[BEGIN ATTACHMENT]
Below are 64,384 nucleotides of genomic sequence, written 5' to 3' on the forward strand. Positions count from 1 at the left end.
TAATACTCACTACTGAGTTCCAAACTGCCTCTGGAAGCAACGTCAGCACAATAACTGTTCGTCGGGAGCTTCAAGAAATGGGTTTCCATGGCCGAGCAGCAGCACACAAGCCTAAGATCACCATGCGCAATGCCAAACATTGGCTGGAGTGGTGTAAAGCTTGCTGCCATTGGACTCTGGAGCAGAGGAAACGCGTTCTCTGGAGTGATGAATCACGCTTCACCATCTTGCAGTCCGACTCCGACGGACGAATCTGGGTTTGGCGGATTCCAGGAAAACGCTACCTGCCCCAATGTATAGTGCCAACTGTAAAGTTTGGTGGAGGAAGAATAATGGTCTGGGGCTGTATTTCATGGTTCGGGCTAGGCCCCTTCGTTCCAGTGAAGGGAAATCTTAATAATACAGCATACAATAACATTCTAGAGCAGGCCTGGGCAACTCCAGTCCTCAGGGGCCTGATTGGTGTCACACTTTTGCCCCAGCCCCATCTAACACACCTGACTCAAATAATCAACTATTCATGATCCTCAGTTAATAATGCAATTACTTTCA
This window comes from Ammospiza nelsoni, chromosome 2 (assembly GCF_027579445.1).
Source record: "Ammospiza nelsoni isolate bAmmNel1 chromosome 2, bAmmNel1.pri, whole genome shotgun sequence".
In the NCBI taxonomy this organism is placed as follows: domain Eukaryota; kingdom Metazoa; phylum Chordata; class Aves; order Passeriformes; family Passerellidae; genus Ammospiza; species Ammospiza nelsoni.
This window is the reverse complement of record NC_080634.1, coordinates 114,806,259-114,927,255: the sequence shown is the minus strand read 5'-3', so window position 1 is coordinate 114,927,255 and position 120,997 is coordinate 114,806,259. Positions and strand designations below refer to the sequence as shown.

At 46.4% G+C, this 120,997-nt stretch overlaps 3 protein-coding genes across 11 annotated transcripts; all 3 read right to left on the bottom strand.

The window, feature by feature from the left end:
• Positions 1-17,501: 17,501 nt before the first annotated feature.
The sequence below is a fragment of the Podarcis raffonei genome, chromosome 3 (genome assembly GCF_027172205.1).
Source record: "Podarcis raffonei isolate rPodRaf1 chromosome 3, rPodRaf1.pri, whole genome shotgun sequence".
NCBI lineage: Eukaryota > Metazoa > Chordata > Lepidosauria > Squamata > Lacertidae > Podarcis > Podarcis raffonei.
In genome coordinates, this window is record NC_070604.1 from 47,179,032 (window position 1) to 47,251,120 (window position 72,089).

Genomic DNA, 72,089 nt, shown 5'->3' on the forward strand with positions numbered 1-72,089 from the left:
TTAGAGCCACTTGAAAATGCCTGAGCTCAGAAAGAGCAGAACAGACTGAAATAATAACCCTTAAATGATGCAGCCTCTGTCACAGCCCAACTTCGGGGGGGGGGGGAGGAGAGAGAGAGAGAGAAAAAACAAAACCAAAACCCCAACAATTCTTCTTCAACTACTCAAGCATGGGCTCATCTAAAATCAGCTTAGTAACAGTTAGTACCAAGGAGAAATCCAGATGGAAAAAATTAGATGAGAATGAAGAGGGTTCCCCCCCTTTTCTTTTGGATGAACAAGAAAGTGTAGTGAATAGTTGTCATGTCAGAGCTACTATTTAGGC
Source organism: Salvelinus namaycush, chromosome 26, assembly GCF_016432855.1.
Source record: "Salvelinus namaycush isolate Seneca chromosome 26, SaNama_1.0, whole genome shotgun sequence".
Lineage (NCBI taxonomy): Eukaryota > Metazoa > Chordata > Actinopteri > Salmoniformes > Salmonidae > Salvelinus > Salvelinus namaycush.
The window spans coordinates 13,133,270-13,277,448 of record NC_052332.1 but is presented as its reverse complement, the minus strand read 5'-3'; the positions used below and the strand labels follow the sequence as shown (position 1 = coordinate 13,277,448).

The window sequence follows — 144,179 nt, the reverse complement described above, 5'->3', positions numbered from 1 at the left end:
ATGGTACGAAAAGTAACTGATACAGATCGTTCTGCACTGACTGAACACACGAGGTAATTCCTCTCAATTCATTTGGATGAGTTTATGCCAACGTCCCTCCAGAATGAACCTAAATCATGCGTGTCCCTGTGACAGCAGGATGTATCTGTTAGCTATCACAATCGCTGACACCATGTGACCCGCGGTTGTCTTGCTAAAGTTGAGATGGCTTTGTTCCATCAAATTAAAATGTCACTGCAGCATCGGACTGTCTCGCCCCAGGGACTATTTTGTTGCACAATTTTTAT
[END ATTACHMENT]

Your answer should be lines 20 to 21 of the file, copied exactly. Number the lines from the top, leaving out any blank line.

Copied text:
The window sequence follows — 144,179 nt, the reverse complement described above, 5'->3', positions numbered from 1 at the left end:
ATGGTACGAAAAGTAACTGATACAGATCGTTCTGCACTGACTGAACACACGAGGTAATTCCTCTCAATTCATTTGGATGAGTTTATGCCAACGTCCCTCCAGAATGAACCTAAATCATGCGTGTCCCTGTGACAGCAGGATGTATCTGTTAGCTATCACAATCGCTGACACCATGTGACCCGCGGTTGTCTTGCTAAAGTTGAGATGGCTTTGTTCCATCAAATTAAAATGTCACTGCAGCATCGGACTGTCTCGCCCCAGGGACTATTTTGTTGCACAATTTTTAT